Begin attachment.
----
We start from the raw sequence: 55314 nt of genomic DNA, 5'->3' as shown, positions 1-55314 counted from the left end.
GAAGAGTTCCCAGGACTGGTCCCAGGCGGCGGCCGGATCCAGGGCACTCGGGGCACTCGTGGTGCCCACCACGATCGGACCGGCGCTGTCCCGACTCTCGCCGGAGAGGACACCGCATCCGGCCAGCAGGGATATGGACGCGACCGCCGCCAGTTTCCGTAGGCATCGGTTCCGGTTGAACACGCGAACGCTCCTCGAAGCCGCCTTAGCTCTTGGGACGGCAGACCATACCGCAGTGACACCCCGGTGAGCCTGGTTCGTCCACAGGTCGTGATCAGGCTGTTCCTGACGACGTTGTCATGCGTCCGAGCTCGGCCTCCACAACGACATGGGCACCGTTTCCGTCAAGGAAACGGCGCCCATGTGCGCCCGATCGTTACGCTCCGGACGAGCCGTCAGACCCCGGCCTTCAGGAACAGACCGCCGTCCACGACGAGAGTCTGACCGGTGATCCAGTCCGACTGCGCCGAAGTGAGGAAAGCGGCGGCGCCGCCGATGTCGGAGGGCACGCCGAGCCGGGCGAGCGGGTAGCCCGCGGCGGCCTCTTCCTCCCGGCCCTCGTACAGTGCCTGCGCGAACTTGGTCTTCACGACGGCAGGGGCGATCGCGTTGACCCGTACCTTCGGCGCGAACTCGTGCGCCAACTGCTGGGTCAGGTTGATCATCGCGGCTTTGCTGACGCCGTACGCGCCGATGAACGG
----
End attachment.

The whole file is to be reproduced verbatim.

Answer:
We start from the raw sequence: 55314 nt of genomic DNA, 5'->3' as shown, positions 1-55314 counted from the left end.
GAAGAGTTCCCAGGACTGGTCCCAGGCGGCGGCCGGATCCAGGGCACTCGGGGCACTCGTGGTGCCCACCACGATCGGACCGGCGCTGTCCCGACTCTCGCCGGAGAGGACACCGCATCCGGCCAGCAGGGATATGGACGCGACCGCCGCCAGTTTCCGTAGGCATCGGTTCCGGTTGAACACGCGAACGCTCCTCGAAGCCGCCTTAGCTCTTGGGACGGCAGACCATACCGCAGTGACACCCCGGTGAGCCTGGTTCGTCCACAGGTCGTGATCAGGCTGTTCCTGACGACGTTGTCATGCGTCCGAGCTCGGCCTCCACAACGACATGGGCACCGTTTCCGTCAAGGAAACGGCGCCCATGTGCGCCCGATCGTTACGCTCCGGACGAGCCGTCAGACCCCGGCCTTCAGGAACAGACCGCCGTCCACGACGAGAGTCTGACCGGTGATCCAGTCCGACTGCGCCGAAGTGAGGAAAGCGGCGGCGCCGCCGATGTCGGAGGGCACGCCGAGCCGGGCGAGCGGGTAGCCCGCGGCGGCCTCTTCCTCCCGGCCCTCGTACAGTGCCTGCGCGAACTTGGTCTTCACGACGGCAGGGGCGATCGCGTTGACCCGTACCTTCGGCGCGAACTCGTGCGCCAACTGCTGGGTCAGGTTGATCATCGCGGCTTTGCTGACGCCGTACGCGCCGATGAACGG